Johnson Controls International’s Sabroe brand, based in Denmark, is developing compressors and heat pumps to meet the growing demand for high-temperature, high-capacity heating systems that are based on natural refrigerants like ammonia/NH3 (R717).
This was disclosed by Ian Reynell, Johnson Controls’ Executive Director of Product Management and Commercial Excellence, Industrial Refrigeration, and Clayton Vickers, Sales Director of Industrial Refrigeration, in an interview at last week’s Chillventa trade show in Nuremberg, Germany.
“We’ve got a real push to extend the capacities around our heat pumps to serve district heating and larger industrial applications,” said Reynell. “And we’ve really been pushing the envelope on temperature as that demand for higher and higher temperatures increases.”
“We’ve got a real push to extend the capacities around our heat pumps to serve district heating and larger industrial applications. And we’ve really been pushing the envelope on temperature as that demand for higher and higher temperatures increases.”Ian Reynell, Johnson Controls
Sabroe’s ammonia-based, single-stage SAB 407 screw compressor, which will be available next year, can deliver high condensing temperatures of up to 93°C (199°F) at a heating capacity of up to 25MW (7,109TR), explained Reynell.
A smaller version of the compressor, the SAB 273, offers up to 7MW (1,990TR) heating capacity and is already on the market, he added.
The SAB 407 compressor will be available in two models – SAB 407 S and SAB 407 L – and will be “ideal for large-scale ammonia heat pump installations,” according to the manufacturer.
The SAB 407 is the latest addition to the Sabroe HicaHP heat pump portfolio, which comes in six different models that range from 4MW (1,137TR) with the HicaHP 273 S to 25MW with the HicaHP 407 L model, which is in development.
According to Reynell, the SAB 407 is the “right product at the right time,” with a lot of the interest being driven by decarbonization efforts and gas prices.
Meanwhile, the Sabroe HeatPAC heat pump has been on the market for more than five years, with over 400 units in operation across Europe. The manufacturer has improved the system to offer higher temperatures of up to 95°C (203°F).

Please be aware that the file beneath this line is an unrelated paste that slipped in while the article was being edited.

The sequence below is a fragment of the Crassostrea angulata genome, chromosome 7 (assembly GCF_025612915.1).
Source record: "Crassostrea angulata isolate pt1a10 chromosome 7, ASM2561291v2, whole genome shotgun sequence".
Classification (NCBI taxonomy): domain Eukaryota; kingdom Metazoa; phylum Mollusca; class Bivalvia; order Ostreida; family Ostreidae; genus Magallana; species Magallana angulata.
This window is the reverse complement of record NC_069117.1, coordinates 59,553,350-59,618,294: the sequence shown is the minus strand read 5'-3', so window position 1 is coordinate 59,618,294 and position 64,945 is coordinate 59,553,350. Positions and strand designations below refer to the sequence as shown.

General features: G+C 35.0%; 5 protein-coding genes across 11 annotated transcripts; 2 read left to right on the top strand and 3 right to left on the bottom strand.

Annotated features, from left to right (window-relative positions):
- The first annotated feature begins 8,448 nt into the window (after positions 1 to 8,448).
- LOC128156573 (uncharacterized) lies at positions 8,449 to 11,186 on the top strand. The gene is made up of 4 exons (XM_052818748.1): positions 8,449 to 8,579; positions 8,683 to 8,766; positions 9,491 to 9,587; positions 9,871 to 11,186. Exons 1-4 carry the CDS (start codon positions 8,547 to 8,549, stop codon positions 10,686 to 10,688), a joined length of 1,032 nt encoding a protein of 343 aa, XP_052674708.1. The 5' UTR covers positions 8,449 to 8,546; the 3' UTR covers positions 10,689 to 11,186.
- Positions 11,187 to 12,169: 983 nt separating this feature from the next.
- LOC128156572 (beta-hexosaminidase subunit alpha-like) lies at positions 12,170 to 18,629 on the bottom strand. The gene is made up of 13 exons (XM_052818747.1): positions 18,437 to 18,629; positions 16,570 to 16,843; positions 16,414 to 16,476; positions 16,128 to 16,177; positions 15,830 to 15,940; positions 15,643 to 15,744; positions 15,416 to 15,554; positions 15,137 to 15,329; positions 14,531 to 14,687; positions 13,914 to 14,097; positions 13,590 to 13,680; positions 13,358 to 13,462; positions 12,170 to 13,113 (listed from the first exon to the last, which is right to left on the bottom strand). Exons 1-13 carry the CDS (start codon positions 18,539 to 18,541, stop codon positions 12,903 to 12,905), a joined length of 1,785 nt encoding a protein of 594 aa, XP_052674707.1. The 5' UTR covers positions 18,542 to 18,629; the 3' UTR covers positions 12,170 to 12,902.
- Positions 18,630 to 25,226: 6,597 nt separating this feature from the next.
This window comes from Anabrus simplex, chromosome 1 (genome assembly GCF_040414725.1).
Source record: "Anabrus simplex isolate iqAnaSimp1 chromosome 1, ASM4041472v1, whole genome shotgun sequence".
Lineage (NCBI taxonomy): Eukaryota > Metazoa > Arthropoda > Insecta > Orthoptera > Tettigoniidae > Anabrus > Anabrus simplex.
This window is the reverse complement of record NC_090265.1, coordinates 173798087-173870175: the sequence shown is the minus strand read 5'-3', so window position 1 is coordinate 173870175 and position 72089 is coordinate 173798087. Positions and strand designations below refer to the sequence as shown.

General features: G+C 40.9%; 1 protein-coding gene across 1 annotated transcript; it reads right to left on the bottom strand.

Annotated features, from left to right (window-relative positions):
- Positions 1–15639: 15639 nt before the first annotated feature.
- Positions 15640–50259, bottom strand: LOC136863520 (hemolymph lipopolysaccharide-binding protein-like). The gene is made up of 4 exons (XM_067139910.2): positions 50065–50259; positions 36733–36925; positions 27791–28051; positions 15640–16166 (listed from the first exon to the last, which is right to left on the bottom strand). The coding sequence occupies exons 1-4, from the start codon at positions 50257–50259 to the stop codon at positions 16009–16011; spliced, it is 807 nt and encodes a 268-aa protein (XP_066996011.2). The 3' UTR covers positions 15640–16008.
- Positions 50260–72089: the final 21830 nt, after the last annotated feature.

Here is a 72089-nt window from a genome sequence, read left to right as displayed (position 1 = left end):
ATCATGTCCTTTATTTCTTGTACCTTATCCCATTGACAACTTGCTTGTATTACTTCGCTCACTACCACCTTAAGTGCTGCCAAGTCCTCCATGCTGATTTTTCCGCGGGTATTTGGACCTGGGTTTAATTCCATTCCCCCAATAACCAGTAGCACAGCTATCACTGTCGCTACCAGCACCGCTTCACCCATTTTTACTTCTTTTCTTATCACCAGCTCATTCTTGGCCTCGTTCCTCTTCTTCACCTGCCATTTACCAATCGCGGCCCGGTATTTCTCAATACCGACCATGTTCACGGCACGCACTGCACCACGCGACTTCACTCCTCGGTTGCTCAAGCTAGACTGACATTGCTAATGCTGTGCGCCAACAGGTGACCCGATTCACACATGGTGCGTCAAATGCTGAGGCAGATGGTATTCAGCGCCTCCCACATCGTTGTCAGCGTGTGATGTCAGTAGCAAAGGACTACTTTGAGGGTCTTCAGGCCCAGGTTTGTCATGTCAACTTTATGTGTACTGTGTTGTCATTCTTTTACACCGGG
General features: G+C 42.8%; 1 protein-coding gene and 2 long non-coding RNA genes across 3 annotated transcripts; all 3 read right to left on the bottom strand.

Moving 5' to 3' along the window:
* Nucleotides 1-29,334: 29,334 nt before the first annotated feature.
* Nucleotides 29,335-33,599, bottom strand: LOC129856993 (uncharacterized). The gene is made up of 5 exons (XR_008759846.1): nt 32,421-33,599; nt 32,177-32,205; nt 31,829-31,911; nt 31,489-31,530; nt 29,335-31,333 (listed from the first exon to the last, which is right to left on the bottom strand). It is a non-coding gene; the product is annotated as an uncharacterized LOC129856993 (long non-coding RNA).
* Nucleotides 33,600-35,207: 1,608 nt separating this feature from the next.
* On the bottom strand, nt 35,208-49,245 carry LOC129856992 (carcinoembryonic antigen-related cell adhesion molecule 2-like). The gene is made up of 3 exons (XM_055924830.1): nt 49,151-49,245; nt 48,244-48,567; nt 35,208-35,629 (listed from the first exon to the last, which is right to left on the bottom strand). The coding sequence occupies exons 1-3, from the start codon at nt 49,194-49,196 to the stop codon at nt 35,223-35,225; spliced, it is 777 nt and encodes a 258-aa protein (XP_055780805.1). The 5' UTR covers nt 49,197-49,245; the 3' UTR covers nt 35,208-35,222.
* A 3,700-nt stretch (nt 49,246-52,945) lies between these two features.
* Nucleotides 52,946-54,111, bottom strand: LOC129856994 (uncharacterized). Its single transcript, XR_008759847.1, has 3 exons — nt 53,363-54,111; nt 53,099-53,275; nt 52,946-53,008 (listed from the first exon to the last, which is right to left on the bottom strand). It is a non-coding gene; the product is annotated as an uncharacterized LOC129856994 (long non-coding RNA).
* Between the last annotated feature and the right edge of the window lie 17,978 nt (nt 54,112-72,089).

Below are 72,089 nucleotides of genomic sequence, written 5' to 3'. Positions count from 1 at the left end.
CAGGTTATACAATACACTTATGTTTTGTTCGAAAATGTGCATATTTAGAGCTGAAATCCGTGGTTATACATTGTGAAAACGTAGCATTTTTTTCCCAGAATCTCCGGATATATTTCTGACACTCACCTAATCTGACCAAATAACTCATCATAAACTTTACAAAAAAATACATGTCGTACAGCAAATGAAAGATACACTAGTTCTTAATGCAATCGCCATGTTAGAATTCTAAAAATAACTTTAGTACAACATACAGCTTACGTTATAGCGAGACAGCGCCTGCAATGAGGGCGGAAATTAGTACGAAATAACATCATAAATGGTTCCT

“We started at 70°C [158°F], then up to 85°C [185°F], and now we’re up to 95°C,” explained Reynell. “We’ve got a good track record for performance in the field for ammonia-based industrial applications.”
Johnson Controls is also working to develop products that provide temperatures above 100°C (212°F), where, according to Vickers, there is a lot of interest.
“There’s increased interest in extending natural refrigerant solutions into that temperature bracket,” he said. “We’re looking at opportunities to extend to 130°C [266°F], 160°C [320°F] and above and then building those higher temperatures into higher capacities.”
At its Chillventa booth, GEA said it is also planning to develop heat pumps that deliver temperatures that are above 100°C.
Vickers also added that Johnson Controls is facing the challenge of meeting market demand at an increased pace. “To deliver on decarbonization goals, there needs to be investment from the European community to accelerate the deployment of industrial heat pumps and get them to market at pace,” he said. “There’s a lot of work to be done.”
According to Reynell, interest in the Sabroe heat pumps is extending beyond Europe, with a lot of momentum building up in the U.S. with the passing of the Inflation Reduction Act (IRA). To meet this growing demand, Johnson Controls is planning to develop a roadmap for how to extend its natural refrigerants heat pumps portfolio into other geographies, he added.
“There needs to be investment from the European community to help us develop these products and get them to market at pace.”Clayton Vickers, Johnson Controls
Product circularity and testing
Another priority of Johnson Controls is to improve the circularity and sustainability of its products, said Vickers.
“In prior years, it was very much product focused, very much refrigeration focused,” he said. “But now we’re talking increasingly about heating and heating and cooling simultaneously and how we manage that. The opportunity is tremendous.”
Johnson Controls is also expanding its testing facility in Denmark to allow for more extensive testing of its heat pump units before they enter the field. According to Vickers, the market is demanding more plug-and-play systems, and testing is an important part of offering such products.
“Commercially it’s critical that we have the ability to test on site, ironing out any small issues before units [are installed],” he said. “Getting that through from factory production to end-of-line test and performance testing. We spend multiple thousands of hours on a machine before we release it to the market.”
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